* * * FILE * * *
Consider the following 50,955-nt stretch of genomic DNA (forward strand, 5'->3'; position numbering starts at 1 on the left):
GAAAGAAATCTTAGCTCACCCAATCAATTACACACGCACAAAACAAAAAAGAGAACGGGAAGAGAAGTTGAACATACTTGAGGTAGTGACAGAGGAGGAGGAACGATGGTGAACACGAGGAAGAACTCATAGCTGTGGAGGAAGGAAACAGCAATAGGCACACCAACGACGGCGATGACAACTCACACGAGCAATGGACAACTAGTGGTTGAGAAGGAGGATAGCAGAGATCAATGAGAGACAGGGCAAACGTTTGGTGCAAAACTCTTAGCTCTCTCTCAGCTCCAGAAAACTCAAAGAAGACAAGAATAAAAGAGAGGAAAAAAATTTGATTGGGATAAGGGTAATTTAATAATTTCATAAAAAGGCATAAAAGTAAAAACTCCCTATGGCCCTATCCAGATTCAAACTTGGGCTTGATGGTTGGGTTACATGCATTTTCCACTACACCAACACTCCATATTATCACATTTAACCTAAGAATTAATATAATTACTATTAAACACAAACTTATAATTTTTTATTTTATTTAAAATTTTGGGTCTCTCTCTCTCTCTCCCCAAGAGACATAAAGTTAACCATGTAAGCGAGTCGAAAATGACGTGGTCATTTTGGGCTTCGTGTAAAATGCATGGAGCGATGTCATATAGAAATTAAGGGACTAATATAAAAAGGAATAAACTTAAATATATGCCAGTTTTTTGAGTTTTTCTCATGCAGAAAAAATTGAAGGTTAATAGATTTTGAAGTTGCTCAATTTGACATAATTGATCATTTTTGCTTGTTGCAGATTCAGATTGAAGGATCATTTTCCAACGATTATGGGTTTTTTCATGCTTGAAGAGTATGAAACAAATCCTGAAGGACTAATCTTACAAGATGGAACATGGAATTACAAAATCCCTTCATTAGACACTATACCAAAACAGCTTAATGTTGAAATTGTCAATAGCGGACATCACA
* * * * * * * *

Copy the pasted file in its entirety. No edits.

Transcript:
Consider the following 50,955-nt stretch of genomic DNA (forward strand, 5'->3'; position numbering starts at 1 on the left):
GAAAGAAATCTTAGCTCACCCAATCAATTACACACGCACAAAACAAAAAAGAGAACGGGAAGAGAAGTTGAACATACTTGAGGTAGTGACAGAGGAGGAGGAACGATGGTGAACACGAGGAAGAACTCATAGCTGTGGAGGAAGGAAACAGCAATAGGCACACCAACGACGGCGATGACAACTCACACGAGCAATGGACAACTAGTGGTTGAGAAGGAGGATAGCAGAGATCAATGAGAGACAGGGCAAACGTTTGGTGCAAAACTCTTAGCTCTCTCTCAGCTCCAGAAAACTCAAAGAAGACAAGAATAAAAGAGAGGAAAAAAATTTGATTGGGATAAGGGTAATTTAATAATTTCATAAAAAGGCATAAAAGTAAAAACTCCCTATGGCCCTATCCAGATTCAAACTTGGGCTTGATGGTTGGGTTACATGCATTTTCCACTACACCAACACTCCATATTATCACATTTAACCTAAGAATTAATATAATTACTATTAAACACAAACTTATAATTTTTTATTTTATTTAAAATTTTGGGTCTCTCTCTCTCTCTCCCCAAGAGACATAAAGTTAACCATGTAAGCGAGTCGAAAATGACGTGGTCATTTTGGGCTTCGTGTAAAATGCATGGAGCGATGTCATATAGAAATTAAGGGACTAATATAAAAAGGAATAAACTTAAATATATGCCAGTTTTTTGAGTTTTTCTCATGCAGAAAAAATTGAAGGTTAATAGATTTTGAAGTTGCTCAATTTGACATAATTGATCATTTTTGCTTGTTGCAGATTCAGATTGAAGGATCATTTTCCAACGATTATGGGTTTTTTCATGCTTGAAGAGTATGAAACAAATCCTGAAGGACTAATCTTACAAGATGGAACATGGAATTACAAAATCCCTTCATTAGACACTATACCAAAACAGCTTAATGTTGAAATTGTCAATAGCGGACATCACA